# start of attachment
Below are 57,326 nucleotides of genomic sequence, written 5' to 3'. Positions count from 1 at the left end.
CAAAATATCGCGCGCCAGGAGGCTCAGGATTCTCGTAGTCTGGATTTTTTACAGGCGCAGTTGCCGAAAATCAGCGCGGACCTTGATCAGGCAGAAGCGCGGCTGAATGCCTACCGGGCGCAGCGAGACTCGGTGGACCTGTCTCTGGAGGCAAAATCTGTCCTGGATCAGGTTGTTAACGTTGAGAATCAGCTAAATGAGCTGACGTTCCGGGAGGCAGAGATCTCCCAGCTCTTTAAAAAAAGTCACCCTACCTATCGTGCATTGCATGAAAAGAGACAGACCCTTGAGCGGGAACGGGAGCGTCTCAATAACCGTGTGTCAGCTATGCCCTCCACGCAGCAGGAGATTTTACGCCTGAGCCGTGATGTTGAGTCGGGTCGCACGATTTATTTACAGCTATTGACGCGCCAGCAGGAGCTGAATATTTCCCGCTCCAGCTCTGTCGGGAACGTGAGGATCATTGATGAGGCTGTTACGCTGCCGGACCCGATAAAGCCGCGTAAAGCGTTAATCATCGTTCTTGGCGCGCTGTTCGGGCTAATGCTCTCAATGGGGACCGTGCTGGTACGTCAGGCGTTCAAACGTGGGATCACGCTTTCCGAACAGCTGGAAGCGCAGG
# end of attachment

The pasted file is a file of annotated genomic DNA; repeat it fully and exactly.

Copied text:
Below are 57,326 nucleotides of genomic sequence, written 5' to 3'. Positions count from 1 at the left end.
CAAAATATCGCGCGCCAGGAGGCTCAGGATTCTCGTAGTCTGGATTTTTTACAGGCGCAGTTGCCGAAAATCAGCGCGGACCTTGATCAGGCAGAAGCGCGGCTGAATGCCTACCGGGCGCAGCGAGACTCGGTGGACCTGTCTCTGGAGGCAAAATCTGTCCTGGATCAGGTTGTTAACGTTGAGAATCAGCTAAATGAGCTGACGTTCCGGGAGGCAGAGATCTCCCAGCTCTTTAAAAAAAGTCACCCTACCTATCGTGCATTGCATGAAAAGAGACAGACCCTTGAGCGGGAACGGGAGCGTCTCAATAACCGTGTGTCAGCTATGCCCTCCACGCAGCAGGAGATTTTACGCCTGAGCCGTGATGTTGAGTCGGGTCGCACGATTTATTTACAGCTATTGACGCGCCAGCAGGAGCTGAATATTTCCCGCTCCAGCTCTGTCGGGAACGTGAGGATCATTGATGAGGCTGTTACGCTGCCGGACCCGATAAAGCCGCGTAAAGCGTTAATCATCGTTCTTGGCGCGCTGTTCGGGCTAATGCTCTCAATGGGGACCGTGCTGGTACGTCAGGCGTTCAAACGTGGGATCACGCTTTCCGAACAGCTGGAAGCGCAGG